“If you have or are diagnosed with severe COVID at a civilian hospital, it is available through the EUA [emergency use authorization],” said Parriott, who additionally handles the distribution, tracking and storage of the treatment allocated to the DOD under the emergency use authorization effort.

Video image of active efforts taking place in a USAMRDC lab. The video was recorded as part of a taped video presentation on behalf of the USAMRDC’s contribution to the 2020 Annual Meeting and Convention of the Association of the U.S. Army (AUSA), which was virtual. (Photo Credit: Video image courtesy USAMRDC Public Affairs) VIEW ORIGINAL


Backing up for a second, it’s important to note that switching from one area of study to another doesn’t just happen immediately, or without substantial behind-the-scenes effort. In other words, USAMRDC efforts such as these simply can’t (and don’t) turn on a dime. In this specific case, the shift from using remdesivir as a potential Ebola medical countermeasure to its current use as a COVID-19 treatment—as well as the aforementioned expanded access protocol and emergency use authorization rulings—was the product of a process that required a unique and powerful set of legal and regulatory tools.

Indeed, for Jeremiah Kelly, who serves as chief of the FDA Regulatory Law Division, Office of the Staff Judge Advocate at USAMRDC, the process to create so-called “win-win” medical product development collaborations is similar in design to a well-choreographed dance routine.

“Each one of these collaborations with our industry partners is unique, and each one is going to require a different set of legal solutions,” said Kelly. “And even within those legal solutions, it’s almost like a radio where you have to dial into the right station—the text that governs our relationship has to reflect the equities and goals of the partners. There is no one-size-fits all model.”


One of the tools at USAMRDC’s disposal is a type of contract known as a cooperative research and development agreement (CRADA). In short, a CRADA operates as a research-and-development tool that enables federal laboratories to transfer or contribute government resources such as personnel, services and facilities to non-federal partners—with or without reimbursement, but (as a rule) with no funding from the organization to the partner—for the purpose of conducting research or development efforts consistent with the mission of the organization. On the other side, the non-federal collaborating partner can transfer or contribute any resources to the federal organizations (including funding) toward those same research-and-development efforts.

“The moment that we heard that remdesivir had some activity against other coronaviruses, our legal team engaged with both our JPEO-CBRND and USAMMDA clients and Gilead via the CRADA mechanism to ensure that we could see the data and lay the groundwork to ensure DOD personnel would have access to this potentially effective therapy,” said Kelly, noting that the flexible nature of the CRADA enables USAMRDC to “get in the game” as early as possible. “We have so many requirements and so many capability gaps in the medical countermeasure space that the CRADA allows us to dance with whomever we want,” said Kelly. “The CRADA was the perfect legal tool to rapidly establish expanded access, with treatment courses guaranteed to DOD personnel across the globe, and with the ability of our FHP team to obtain more from Gilead as needed.”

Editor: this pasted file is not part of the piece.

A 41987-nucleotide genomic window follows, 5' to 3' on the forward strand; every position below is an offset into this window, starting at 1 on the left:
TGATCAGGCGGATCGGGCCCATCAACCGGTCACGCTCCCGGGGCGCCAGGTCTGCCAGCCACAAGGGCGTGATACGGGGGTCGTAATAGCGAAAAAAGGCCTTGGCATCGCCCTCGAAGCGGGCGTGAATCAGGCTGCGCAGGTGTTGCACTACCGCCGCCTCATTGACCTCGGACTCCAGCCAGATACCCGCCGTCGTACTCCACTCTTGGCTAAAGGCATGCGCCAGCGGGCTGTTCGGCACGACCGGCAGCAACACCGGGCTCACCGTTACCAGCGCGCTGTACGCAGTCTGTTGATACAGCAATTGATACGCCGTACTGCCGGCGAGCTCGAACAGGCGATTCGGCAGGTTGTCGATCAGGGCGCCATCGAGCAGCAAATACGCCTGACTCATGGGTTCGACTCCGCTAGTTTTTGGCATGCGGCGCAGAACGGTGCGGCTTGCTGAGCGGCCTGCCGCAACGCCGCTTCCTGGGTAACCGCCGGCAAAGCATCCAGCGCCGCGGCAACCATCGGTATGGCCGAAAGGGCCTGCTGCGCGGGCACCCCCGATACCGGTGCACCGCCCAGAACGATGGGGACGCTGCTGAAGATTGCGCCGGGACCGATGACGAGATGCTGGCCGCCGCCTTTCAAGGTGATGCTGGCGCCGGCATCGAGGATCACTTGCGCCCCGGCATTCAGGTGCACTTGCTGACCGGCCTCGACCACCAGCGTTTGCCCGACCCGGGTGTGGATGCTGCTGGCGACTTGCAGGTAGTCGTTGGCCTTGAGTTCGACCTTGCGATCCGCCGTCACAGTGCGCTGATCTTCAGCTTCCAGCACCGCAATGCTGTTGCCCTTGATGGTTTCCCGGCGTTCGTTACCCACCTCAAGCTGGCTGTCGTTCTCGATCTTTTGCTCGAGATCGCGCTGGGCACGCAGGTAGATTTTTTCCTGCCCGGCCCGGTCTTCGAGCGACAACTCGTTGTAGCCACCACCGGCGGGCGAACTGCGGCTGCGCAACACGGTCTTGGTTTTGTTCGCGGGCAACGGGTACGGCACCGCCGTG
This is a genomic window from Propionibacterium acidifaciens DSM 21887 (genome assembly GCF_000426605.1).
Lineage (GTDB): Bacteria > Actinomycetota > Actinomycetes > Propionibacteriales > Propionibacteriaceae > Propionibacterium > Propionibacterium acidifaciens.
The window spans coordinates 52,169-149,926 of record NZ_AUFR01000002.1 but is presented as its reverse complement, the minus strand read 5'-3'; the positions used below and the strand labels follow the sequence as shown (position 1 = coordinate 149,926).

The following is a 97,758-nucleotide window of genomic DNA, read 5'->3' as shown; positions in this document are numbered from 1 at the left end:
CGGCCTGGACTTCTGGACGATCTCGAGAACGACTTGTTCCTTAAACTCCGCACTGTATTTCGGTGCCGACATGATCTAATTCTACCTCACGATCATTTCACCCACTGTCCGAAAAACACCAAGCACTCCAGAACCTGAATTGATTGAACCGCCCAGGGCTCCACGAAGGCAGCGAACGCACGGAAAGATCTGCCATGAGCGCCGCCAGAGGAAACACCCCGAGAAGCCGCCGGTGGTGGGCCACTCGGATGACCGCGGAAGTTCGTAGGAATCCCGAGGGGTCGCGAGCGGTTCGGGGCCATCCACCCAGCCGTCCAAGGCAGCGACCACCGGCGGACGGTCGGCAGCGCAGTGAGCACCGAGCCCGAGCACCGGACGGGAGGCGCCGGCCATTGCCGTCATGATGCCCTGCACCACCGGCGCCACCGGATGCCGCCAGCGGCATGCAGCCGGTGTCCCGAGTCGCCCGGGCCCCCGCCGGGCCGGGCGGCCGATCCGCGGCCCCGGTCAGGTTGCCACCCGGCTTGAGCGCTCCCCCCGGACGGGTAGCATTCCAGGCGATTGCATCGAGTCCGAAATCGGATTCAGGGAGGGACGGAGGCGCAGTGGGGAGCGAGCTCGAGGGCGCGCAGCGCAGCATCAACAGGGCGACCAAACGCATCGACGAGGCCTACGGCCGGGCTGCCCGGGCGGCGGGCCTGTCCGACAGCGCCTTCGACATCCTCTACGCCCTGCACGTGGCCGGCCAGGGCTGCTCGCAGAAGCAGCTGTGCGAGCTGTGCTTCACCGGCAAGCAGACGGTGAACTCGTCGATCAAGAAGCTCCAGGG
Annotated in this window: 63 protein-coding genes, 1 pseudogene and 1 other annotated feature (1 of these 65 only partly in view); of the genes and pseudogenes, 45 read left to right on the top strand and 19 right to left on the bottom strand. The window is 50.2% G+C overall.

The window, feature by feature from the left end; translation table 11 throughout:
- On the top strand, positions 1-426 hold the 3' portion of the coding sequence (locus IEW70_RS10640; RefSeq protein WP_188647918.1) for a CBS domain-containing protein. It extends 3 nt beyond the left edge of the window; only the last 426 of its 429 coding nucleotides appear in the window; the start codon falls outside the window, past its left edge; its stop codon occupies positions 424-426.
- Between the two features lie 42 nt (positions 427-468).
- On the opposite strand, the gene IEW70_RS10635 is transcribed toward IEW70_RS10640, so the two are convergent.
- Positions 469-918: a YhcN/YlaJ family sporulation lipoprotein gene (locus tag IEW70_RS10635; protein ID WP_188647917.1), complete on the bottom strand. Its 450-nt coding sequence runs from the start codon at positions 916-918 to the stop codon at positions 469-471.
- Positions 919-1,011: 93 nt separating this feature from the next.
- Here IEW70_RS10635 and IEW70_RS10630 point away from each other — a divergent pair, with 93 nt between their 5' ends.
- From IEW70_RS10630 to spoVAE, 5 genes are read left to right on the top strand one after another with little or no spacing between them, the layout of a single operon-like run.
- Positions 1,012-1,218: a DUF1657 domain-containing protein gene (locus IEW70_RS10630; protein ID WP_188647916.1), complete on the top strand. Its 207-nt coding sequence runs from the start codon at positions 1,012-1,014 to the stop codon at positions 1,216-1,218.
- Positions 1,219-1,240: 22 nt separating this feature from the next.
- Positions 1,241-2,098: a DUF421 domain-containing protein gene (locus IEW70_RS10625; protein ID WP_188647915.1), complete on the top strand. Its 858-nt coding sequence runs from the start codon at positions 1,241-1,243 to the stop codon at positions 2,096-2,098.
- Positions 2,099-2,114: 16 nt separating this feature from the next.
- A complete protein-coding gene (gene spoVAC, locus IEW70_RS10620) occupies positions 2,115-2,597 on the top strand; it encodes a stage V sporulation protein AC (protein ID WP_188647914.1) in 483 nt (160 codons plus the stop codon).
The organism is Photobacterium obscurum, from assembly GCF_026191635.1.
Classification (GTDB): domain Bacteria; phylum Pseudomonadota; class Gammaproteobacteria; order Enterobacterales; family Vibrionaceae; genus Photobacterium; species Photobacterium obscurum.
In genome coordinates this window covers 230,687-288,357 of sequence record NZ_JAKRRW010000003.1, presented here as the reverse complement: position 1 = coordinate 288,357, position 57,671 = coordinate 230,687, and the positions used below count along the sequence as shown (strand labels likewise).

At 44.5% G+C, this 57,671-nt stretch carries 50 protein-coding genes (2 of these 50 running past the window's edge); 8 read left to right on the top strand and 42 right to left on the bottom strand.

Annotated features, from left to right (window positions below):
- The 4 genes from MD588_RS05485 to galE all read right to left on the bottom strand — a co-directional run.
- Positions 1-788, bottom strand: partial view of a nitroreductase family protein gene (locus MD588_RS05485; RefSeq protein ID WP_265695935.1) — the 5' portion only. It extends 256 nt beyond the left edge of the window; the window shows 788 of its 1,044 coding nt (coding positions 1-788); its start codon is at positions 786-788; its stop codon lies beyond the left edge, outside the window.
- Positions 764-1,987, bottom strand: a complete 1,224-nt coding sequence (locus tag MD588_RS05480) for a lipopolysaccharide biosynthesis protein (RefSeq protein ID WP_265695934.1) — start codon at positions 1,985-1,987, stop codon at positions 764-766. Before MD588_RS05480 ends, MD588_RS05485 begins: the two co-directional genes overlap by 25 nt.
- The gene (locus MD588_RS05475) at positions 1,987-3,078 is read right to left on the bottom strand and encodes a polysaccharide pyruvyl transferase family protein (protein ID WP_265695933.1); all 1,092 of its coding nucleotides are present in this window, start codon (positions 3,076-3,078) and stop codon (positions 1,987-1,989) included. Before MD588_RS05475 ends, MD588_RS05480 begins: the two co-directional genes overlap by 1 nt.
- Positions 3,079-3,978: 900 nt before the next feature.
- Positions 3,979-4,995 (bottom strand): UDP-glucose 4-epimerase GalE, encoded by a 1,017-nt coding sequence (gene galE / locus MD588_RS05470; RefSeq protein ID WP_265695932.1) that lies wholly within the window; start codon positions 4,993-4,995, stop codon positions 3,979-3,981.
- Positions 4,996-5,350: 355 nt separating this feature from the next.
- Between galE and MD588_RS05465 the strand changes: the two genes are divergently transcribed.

The CRADA is further notable in that it essentially acts as a tech-transfer authority unto itself, something put into statute as part of the Stevenson-Wydler Technology Innovation Act of 1980. “It’s a very rapid non-competitive capability where we can essentially decide how we want to do it,” said Kelly. “We can provide anything to a collaborator except money, which is why it’s not competitive. And we can take in everything, including money to facilitate any collaboration. So the nice thing about the CRADA is it can almost take any shape, so long as the government’s not paying money to that collaborator.”

An example of a CRADA’s inherent flexibility is the 2016 Ebola CRADA and subsequent other-transaction agreement between Gilead and JPEO-CBRND. In that instance, the agreement included a CRADA whereby a substantial amount of the work was scheduled to take place at the USAMRDC’s USAMRIID. According to Kelly, that’s when the USAMRDC legal team stepped into the fold to ensure the various agreements were aligned and, in a turn of legal parlance, “spoke to each other.”

Front Lines
Lt. Col Sandi Parriott was interviewed during a taped video presentation as part of the USAMRDC’s contribution to the October AUSA event. (Photo Credit: Video image courtesy USAMRDC Public Affairs) VIEW ORIGINAL


“Our legal team here at USAMRDC is actually recognized well beyond the Army in terms of its capability to provide legal solutions to facilitate FDA-regulated medical product development,” said Kelly. “Our expertise and the way that we staff these agreements is very unique to the federal government. Our attorneys are right there alongside our contract teams, making sure that the intellectual property, technical data-rights provisions and the FDA regulatory provisions are all aligned in such a way that the government’s not only going to achieve its short term goals, but it’s actually going to be structured in a way that, if the data is supporting, would result in an FDA-approved, licensed, or cleared product. We are the DOD’s recognized legal experts in medical product development, including intellectual property and FDA regulatory law. We are all passionate about our mission and bringing to bear our expertise to help our clients defeat this virus.”

According to Bob Charles, chief of medical-research law with USAMRDC, the command has anywhere between 800 to 900 active CRADAs at any given time, efforts that have led to more than $400 million in direct funding from collaborating partners for research-and-development efforts.